The Permanent Father-in-Lawly Record
Rusty of St. Paul writes: “My father-in-law is 87, and his wife is 86. They raised eight kids.
“He was making small talk with a nun who was new to him, up at his church.
“She asked him: ‘How many children do you have?’
“He answered: ‘Eight, so far.'”
Now & Then
Bloomington Bird Lady writes: “Why do we hold on tightly to some memorable items, but then, in a ‘tossing and paring down’ mode as we get old and there is suddenly way too much stuff, we start the long process of what to do with things? Sometimes it’s hard to just throw out these small bits of our past.
“The answer came to us this May, when we received an invitation to a reunion we never dreamed we were meant to attend.
“In 1954, Birdman took his first and last job teaching history and social studies in the small town of Frazee, Minnesota. We would spend 10 years there, raising three children, and struggling on the small salary that sounded wonderful back then: $3,200 a year starting salary for ‘head of household.’
“This past May, we got a lovely invitation to attend the Class of 1957’s 60th Reunion. This was the first time we’d even gotten mail from anyone there in years. The decision to go was unanimous! We called the number to RSVP, and then booked a motel room for the July date. It would be fun to see the town again, the class members, and take another look at the three houses we’d lived in so long ago.
“The item we’d saved from our past was the yearbook of this particular class. It was now musty and looking its age as we paged through, looking at pictures of the grads from ’57, and even faculty pictures showing a much younger-looking Birdman with a full head of hair, too! Odd that this yearbook was the only one we had.
“Typical of reunions, there was much chatter that evening amongst the ‘kids,’ now about 77 years old, with lots of children and grandchildren . . . even a few great-grandchildren. Quite a few had died, and someone had thoughtfully kept all the obituaries of grads and faculty. Turns out Birdman was the only living faculty member left from those years.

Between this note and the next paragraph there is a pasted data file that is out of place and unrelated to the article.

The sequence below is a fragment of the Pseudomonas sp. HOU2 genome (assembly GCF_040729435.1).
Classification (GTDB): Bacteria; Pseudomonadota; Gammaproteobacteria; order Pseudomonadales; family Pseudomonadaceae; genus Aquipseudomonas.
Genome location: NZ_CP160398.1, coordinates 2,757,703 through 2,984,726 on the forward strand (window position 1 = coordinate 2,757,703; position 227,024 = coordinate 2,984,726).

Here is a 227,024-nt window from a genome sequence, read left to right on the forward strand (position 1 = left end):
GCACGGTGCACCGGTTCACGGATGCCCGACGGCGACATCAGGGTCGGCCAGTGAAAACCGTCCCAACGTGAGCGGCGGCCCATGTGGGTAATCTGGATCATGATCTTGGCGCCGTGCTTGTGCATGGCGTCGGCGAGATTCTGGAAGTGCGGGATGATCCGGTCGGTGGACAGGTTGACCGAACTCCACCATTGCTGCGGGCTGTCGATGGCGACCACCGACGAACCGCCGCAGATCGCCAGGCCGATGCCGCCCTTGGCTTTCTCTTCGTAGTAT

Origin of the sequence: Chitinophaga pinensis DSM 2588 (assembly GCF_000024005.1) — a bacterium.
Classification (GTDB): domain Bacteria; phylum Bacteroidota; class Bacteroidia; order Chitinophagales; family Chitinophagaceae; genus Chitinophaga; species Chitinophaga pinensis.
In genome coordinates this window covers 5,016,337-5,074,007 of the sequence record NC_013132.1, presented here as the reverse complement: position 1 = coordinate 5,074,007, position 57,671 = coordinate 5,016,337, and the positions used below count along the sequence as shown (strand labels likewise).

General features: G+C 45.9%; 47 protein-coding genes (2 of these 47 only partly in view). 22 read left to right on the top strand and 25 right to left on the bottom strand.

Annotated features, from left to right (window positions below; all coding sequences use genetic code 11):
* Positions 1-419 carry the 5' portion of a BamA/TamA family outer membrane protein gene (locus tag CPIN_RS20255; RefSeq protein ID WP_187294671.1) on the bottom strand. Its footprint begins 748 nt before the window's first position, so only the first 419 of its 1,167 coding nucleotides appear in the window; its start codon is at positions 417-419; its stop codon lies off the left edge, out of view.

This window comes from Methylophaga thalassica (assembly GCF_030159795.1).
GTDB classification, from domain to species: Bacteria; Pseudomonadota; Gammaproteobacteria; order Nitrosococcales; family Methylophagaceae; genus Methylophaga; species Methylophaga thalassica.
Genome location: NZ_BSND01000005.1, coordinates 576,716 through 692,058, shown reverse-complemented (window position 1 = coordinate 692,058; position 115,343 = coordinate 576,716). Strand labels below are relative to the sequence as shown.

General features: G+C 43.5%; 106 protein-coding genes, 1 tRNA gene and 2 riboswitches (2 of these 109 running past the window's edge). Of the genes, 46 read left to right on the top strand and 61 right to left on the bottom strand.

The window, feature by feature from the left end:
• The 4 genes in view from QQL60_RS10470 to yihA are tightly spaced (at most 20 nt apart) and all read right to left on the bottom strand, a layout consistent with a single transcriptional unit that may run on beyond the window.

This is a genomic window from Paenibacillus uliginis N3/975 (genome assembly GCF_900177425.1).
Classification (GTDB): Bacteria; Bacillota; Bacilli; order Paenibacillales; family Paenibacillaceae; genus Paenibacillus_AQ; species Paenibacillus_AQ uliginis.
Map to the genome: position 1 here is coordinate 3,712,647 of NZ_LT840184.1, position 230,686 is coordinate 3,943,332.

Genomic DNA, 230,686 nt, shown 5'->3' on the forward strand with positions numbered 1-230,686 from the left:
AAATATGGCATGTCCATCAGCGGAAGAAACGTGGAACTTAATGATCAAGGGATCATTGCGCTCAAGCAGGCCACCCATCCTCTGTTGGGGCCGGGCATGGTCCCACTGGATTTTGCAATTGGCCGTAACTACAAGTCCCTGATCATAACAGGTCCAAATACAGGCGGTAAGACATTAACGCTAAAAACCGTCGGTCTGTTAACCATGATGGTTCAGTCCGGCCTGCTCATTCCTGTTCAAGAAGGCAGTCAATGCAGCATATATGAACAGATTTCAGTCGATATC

“The evening got a bit long for me, as I didn’t really know most of those people, but we did see and hug our very first babysitter. Discovered interesting facts about the class: One unlikely fellow had become a priest, and was already retired. Several had lost spouses, and a large number had gone on to do extremely well with their lives! Birdman spoke twice telling what he’d done, but at the end telling the class how proud he was of all of them, and that they should all be proud of their classmates.
“We will continue to treasure that old yearbook, as it seems we were meant to use it.
“If sometimes a small voice tells you to keep something, pay attention! You never know.”
IGHGrampa reports: “Subject: Mall walking.
“I had a little longer mall walk today: 4,476 steps, 1.8 mi. My phone has an app to tell me how far I walk.
“I saw something unusual today: a lost child. People are usually very careful to not lose their kids.
“This was a little girl of about 6, standing with her fists to her eyes and looking frightened. Being an old Grampa-type guy, I’m never sure of what I should do for a lost child. Someone could get a wrong impression if they see an old guy taking a little girl in hand. Fortunately, another family saw the little girl at almost the same time I did. They had a girl about the same age as the lost girl.
“They figured it out right away: The girl’s family had gotten on an elevator. The door must have closed and the elevator started down before anyone realized they were missing the girl. The other family escorted the girl down an escalator nearby. At the lower level, her family was exiting the elevator.
“The look on the face of the little girl’s mother said it all: relief mostly, but annoyance, too, and some exasperation, as in: ‘Didn’t I tell you to stay with us?’ A little scare like that will teach a child to stay with her family.